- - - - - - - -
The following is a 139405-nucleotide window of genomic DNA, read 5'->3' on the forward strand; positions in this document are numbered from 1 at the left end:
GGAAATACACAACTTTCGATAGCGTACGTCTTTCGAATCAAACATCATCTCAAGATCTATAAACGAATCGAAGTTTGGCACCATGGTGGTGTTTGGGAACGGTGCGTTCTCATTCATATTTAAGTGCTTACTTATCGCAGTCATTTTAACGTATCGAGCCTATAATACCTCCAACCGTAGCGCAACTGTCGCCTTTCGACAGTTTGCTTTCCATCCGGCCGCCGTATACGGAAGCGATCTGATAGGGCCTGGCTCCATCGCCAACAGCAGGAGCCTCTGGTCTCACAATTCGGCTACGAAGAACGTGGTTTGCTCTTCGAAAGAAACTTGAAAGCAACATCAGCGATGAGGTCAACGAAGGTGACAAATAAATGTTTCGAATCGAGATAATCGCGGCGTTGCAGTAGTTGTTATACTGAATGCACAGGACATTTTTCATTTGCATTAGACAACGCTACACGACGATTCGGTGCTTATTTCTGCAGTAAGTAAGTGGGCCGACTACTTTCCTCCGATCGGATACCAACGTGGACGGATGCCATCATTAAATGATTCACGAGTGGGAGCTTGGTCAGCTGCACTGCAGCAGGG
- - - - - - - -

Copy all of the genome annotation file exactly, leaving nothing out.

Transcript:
The following is a 139405-nucleotide window of genomic DNA, read 5'->3' on the forward strand; positions in this document are numbered from 1 at the left end:
GGAAATACACAACTTTCGATAGCGTACGTCTTTCGAATCAAACATCATCTCAAGATCTATAAACGAATCGAAGTTTGGCACCATGGTGGTGTTTGGGAACGGTGCGTTCTCATTCATATTTAAGTGCTTACTTATCGCAGTCATTTTAACGTATCGAGCCTATAATACCTCCAACCGTAGCGCAACTGTCGCCTTTCGACAGTTTGCTTTCCATCCGGCCGCCGTATACGGAAGCGATCTGATAGGGCCTGGCTCCATCGCCAACAGCAGGAGCCTCTGGTCTCACAATTCGGCTACGAAGAACGTGGTTTGCTCTTCGAAAGAAACTTGAAAGCAACATCAGCGATGAGGTCAACGAAGGTGACAAATAAATGTTTCGAATCGAGATAATCGCGGCGTTGCAGTAGTTGTTATACTGAATGCACAGGACATTTTTCATTTGCATTAGACAACGCTACACGACGATTCGGTGCTTATTTCTGCAGTAAGTAAGTGGGCCGACTACTTTCCTCCGATCGGATACCAACGTGGACGGATGCCATCATTAAATGATTCACGAGTGGGAGCTTGGTCAGCTGCACTGCAGCAGGG